As I understand it, Egyptian president Mubarak — a relatively mild ruler — fell from power because many Egyptians could not afford to buy bread. It was as simple as that.
But the unrest has been very bad for the tourism industry, which is a major part of the money flowing into Egypt. That income dropped 30% last year. The possibility of an Islamist government will not precisely encourage the US government to keep up its donations, which form another huge part of Egyptian national income.
The tourist industry is vital. In Luxor, when the tourists stopped coming after the Islamist massacres of a few years ago, it provoked street demonstrations in support of Mubarak! So closely are the incomes of local people connected with the dollars-on-legs arriving at the airport.
I have not felt any special urge to travel there at the moment, but I didn’t feel that trips to Luxor, or Sharm el Sheikh, or the Red Sea Resorts were particularly dangerous. Until today.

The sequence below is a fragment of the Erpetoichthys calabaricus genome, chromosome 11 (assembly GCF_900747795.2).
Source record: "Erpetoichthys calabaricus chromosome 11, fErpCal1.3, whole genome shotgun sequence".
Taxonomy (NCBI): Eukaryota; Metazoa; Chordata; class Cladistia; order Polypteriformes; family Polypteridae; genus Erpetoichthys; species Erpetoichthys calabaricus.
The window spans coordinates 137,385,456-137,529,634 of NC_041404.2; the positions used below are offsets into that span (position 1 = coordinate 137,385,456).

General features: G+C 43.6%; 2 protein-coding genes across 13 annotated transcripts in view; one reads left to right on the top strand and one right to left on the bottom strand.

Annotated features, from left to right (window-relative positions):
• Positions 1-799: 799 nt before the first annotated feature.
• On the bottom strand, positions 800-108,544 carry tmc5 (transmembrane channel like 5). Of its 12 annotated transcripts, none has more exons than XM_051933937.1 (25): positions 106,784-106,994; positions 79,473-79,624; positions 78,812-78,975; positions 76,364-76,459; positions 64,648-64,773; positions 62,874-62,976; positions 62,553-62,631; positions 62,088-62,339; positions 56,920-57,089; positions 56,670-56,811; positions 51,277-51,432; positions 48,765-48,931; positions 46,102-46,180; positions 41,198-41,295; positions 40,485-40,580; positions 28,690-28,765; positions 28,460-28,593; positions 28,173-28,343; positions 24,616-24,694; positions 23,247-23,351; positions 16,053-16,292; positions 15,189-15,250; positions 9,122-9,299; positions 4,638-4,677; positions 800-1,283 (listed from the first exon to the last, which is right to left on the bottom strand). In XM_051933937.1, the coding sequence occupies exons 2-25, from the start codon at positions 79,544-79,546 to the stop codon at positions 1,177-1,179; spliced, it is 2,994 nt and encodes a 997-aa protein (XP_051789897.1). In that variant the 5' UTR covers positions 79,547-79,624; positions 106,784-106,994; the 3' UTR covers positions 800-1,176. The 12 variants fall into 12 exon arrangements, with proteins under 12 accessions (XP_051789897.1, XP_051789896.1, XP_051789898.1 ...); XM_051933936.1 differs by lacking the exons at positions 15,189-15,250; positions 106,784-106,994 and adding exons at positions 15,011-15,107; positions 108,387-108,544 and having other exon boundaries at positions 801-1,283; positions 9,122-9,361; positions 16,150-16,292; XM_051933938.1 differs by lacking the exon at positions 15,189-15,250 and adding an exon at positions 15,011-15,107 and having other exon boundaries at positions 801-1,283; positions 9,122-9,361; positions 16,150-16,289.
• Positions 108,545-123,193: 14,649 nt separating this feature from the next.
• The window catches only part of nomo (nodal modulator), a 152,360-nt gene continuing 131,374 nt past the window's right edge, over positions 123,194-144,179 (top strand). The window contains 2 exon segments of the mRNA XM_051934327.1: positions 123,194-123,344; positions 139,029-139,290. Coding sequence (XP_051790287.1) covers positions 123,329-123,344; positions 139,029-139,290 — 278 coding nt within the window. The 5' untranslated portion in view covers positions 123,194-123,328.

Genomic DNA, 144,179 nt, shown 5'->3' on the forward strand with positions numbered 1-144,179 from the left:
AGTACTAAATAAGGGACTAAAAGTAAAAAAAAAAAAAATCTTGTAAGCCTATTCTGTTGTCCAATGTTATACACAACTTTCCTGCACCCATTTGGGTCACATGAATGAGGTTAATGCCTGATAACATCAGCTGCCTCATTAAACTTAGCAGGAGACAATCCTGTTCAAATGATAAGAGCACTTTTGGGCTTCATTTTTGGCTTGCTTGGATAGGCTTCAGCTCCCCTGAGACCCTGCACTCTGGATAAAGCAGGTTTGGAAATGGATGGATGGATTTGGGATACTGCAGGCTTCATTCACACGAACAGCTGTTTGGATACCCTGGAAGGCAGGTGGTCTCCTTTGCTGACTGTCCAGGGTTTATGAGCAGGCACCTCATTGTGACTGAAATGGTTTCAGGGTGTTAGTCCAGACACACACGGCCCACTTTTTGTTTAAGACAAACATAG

Today I read in the Daily Mail a story that crosses Egypt off the list of places that I would feel safe in visiting.
Security officials secured the release of two female American tourists and their guide, hours after they were kidnapped at gunpoint while vacationing in Egypt’s Sinai Peninsula yesterday. …
Three other tourists in the convoy were robbed of their cell phones and wallets as the kidnappers took the guns away from their police escort.
The kidnappers demanded the release or retrial of several of their tribesmen being detained by the Egyptian government. The demands are similar to those of the Bedouins who kidnapped 25 Chinese workers earlier this week.
The tourist group that was attacked was traveling back to the Red Sea resort town of Sharm el-Sheikh after visiting St Catherine’s Monastery in the southern part of the region.
I think that’s pretty much “game over” for Egypt’s tourism industry. Sharm el Sheikh is a tourist farm, where tourists are farmed for money in return for sunshine and day excursions. I’d always thought of it as entirely safe.
The consequence of this must be yet further unrest. The reason Mubarak was ousted was poverty — and now the poverty must be getting worse, as the supply of money is cut off.
This is sad, sad news for Egypt.